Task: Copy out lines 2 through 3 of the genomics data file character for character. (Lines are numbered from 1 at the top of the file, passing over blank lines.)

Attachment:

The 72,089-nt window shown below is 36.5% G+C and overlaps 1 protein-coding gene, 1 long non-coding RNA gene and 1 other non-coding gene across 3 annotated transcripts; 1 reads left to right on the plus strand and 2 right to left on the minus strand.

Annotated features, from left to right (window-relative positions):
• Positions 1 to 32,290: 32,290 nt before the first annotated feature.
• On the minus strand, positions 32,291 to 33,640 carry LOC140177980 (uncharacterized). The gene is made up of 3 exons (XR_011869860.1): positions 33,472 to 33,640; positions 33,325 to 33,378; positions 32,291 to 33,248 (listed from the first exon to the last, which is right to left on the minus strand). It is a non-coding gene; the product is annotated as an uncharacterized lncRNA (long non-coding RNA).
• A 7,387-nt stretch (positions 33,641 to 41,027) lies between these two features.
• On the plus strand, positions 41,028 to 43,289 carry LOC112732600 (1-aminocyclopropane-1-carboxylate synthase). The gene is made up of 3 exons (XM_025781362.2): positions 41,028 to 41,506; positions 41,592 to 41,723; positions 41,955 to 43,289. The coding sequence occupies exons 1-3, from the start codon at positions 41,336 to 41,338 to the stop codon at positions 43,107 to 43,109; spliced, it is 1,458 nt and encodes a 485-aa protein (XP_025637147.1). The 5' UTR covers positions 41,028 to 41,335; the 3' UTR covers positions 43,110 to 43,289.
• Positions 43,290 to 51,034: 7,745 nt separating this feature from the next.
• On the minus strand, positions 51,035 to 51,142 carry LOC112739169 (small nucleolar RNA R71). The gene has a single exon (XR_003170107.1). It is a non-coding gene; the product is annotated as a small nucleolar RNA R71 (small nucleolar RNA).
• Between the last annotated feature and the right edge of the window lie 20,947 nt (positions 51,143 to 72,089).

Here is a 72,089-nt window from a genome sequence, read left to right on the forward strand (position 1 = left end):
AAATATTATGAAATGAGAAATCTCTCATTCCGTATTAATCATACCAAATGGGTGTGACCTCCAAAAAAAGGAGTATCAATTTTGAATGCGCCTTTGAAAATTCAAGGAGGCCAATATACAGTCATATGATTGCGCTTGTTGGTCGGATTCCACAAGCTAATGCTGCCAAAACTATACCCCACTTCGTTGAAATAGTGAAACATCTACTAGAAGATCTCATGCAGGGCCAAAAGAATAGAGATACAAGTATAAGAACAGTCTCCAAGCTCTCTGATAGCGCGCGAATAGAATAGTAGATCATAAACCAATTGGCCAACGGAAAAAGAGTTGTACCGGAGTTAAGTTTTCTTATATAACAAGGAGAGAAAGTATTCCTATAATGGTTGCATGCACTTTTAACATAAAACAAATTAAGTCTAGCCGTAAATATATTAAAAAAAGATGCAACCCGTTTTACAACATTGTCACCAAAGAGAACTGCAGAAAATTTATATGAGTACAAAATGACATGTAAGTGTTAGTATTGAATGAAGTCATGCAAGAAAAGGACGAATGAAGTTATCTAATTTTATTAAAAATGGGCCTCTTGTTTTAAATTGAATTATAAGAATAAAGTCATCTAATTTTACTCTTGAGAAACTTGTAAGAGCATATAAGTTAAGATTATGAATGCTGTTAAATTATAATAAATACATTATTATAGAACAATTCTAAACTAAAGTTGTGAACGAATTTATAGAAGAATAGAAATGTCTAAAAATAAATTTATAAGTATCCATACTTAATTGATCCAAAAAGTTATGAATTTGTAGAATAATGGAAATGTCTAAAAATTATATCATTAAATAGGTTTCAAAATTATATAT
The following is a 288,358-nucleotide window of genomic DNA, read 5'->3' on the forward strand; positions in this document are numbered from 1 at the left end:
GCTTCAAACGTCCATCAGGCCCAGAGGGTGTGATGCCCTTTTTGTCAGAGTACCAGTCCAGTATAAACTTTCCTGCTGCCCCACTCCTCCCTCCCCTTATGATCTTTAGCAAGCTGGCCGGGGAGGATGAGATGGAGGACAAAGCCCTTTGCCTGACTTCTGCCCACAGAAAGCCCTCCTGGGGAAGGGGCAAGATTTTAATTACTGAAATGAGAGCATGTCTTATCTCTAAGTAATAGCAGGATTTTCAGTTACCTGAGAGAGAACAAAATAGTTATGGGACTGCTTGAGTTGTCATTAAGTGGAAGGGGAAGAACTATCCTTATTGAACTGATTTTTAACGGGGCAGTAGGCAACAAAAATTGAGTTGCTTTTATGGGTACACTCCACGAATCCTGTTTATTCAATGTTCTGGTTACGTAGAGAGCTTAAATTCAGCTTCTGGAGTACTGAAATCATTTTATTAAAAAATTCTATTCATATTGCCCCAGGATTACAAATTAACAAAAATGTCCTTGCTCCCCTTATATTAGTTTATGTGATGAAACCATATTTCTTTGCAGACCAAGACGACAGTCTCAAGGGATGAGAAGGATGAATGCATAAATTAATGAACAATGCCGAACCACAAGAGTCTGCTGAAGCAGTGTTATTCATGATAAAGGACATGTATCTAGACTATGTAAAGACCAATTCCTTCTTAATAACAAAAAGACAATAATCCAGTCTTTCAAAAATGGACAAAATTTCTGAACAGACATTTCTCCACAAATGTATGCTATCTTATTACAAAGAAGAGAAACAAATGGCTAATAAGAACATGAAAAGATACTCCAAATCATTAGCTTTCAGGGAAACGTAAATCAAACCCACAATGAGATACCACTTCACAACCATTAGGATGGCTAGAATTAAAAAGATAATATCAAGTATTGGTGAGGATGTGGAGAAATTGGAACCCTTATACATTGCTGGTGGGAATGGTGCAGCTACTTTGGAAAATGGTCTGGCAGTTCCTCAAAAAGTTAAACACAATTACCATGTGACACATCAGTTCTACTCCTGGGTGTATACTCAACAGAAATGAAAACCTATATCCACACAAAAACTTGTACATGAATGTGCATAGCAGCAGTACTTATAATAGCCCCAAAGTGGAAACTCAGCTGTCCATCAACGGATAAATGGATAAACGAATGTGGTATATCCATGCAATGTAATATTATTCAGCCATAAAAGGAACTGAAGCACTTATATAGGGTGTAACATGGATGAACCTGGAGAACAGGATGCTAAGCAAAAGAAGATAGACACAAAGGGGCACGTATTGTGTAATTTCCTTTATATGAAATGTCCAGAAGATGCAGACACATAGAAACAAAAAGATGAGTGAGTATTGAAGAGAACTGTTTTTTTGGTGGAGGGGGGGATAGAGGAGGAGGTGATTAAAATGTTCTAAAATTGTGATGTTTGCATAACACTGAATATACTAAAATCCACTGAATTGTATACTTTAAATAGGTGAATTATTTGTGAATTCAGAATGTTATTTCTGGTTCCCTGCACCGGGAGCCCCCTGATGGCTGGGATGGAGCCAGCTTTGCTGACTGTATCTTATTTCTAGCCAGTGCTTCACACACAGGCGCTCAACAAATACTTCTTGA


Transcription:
Annotated features, from left to right (window-relative positions):
• Positions 1 to 32,290: 32,290 nt before the first annotated feature.